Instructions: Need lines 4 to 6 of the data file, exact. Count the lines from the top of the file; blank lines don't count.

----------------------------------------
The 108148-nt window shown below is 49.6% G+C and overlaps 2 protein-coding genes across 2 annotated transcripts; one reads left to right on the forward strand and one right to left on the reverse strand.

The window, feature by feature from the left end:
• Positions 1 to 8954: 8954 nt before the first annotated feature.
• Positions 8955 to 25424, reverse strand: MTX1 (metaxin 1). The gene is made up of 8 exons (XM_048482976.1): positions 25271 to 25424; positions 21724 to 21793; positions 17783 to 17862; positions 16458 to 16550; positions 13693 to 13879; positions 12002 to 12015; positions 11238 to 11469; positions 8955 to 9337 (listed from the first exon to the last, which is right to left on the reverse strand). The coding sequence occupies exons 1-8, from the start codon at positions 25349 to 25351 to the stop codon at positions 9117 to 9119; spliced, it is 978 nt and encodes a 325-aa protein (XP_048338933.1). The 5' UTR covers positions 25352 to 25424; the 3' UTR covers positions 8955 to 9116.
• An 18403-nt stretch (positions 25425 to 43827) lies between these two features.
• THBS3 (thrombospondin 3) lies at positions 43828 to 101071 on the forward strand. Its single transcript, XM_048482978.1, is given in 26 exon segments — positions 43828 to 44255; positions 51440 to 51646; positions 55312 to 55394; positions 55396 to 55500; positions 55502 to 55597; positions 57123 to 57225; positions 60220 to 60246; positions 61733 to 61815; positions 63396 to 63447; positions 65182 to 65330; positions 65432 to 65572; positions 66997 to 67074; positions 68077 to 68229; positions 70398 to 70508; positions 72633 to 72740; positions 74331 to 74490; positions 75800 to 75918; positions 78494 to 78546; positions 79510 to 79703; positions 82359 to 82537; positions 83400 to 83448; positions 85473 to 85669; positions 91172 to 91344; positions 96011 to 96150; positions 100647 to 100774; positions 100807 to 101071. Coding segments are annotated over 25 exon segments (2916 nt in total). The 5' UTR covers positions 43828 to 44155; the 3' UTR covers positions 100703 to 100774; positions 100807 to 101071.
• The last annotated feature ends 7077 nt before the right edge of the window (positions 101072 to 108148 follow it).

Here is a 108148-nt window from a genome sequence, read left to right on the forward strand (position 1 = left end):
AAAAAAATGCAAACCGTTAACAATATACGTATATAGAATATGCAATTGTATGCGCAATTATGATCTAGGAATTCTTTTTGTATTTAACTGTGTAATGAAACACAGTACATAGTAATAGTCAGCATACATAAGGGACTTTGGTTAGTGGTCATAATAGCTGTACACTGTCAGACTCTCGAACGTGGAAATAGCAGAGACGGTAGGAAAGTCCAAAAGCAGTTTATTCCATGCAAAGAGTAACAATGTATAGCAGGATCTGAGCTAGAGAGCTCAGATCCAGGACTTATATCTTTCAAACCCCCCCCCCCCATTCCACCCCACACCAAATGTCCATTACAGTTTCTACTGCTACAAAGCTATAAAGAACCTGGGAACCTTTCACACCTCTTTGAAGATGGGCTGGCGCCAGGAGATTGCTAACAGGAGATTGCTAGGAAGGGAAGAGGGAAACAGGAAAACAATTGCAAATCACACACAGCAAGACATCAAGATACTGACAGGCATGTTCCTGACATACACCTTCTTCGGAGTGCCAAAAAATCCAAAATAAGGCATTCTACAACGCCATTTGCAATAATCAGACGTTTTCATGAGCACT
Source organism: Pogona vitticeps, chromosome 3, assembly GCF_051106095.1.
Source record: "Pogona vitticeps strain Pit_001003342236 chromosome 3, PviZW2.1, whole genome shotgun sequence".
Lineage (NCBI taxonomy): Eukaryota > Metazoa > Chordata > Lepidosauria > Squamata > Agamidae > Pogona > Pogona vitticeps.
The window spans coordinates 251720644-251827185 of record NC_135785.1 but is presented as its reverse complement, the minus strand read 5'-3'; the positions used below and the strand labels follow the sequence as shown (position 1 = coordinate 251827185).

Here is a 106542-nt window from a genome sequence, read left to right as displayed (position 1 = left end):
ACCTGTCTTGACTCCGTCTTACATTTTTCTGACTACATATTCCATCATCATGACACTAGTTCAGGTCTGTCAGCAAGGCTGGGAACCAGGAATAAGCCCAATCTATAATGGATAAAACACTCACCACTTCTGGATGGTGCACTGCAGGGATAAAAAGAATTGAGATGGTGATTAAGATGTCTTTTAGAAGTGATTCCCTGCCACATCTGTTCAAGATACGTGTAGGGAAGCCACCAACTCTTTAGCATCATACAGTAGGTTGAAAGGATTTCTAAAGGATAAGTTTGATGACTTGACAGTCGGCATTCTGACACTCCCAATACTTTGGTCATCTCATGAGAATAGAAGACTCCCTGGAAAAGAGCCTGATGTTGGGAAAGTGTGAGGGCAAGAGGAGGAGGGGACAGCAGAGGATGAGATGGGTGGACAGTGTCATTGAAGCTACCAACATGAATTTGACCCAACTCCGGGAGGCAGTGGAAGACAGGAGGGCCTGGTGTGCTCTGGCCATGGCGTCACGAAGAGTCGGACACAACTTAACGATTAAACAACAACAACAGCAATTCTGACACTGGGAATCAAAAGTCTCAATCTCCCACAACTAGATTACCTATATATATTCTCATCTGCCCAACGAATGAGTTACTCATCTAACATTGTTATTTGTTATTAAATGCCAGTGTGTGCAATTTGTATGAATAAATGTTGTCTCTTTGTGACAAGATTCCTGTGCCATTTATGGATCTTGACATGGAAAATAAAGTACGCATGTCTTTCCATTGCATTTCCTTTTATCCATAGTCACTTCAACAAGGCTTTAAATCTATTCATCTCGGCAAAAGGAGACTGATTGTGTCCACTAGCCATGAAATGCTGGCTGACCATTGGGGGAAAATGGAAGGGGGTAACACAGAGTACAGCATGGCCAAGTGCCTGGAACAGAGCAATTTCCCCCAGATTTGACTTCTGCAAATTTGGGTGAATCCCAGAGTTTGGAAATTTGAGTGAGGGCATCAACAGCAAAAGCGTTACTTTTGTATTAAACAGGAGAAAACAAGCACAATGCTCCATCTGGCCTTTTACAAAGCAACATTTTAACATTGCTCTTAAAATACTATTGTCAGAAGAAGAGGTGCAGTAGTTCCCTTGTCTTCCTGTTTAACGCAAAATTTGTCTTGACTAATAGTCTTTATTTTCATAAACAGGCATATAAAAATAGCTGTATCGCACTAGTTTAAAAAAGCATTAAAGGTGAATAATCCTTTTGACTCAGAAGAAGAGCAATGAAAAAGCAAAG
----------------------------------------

• Positions 8955 to 25424, reverse strand: MTX1 (metaxin 1). The gene is made up of 8 exons (XM_048482976.1): positions 25271 to 25424; positions 21724 to 21793; positions 17783 to 17862; positions 16458 to 16550; positions 13693 to 13879; positions 12002 to 12015; positions 11238 to 11469; positions 8955 to 9337 (listed from the first exon to the last, which is right to left on the reverse strand). The coding sequence occupies exons 1-8, from the start codon at positions 25349 to 25351 to the stop codon at positions 9117 to 9119; spliced, it is 978 nt and encodes a 325-aa protein (XP_048338933.1). The 5' UTR covers positions 25352 to 25424; the 3' UTR covers positions 8955 to 9116.
• An 18403-nt stretch (positions 25425 to 43827) lies between these two features.
• THBS3 (thrombospondin 3) lies at positions 43828 to 101071 on the forward strand. Its single transcript, XM_048482978.1, is given in 26 exon segments — positions 43828 to 44255; positions 51440 to 51646; positions 55312 to 55394; positions 55396 to 55500; positions 55502 to 55597; positions 57123 to 57225; positions 60220 to 60246; positions 61733 to 61815; positions 63396 to 63447; positions 65182 to 65330; positions 65432 to 65572; positions 66997 to 67074; positions 68077 to 68229; positions 70398 to 70508; positions 72633 to 72740; positions 74331 to 74490; positions 75800 to 75918; positions 78494 to 78546; positions 79510 to 79703; positions 82359 to 82537; positions 83400 to 83448; positions 85473 to 85669; positions 91172 to 91344; positions 96011 to 96150; positions 100647 to 100774; positions 100807 to 101071. Coding segments are annotated over 25 exon segments (2916 nt in total). The 5' UTR covers positions 43828 to 44155; the 3' UTR covers positions 100703 to 100774; positions 100807 to 101071.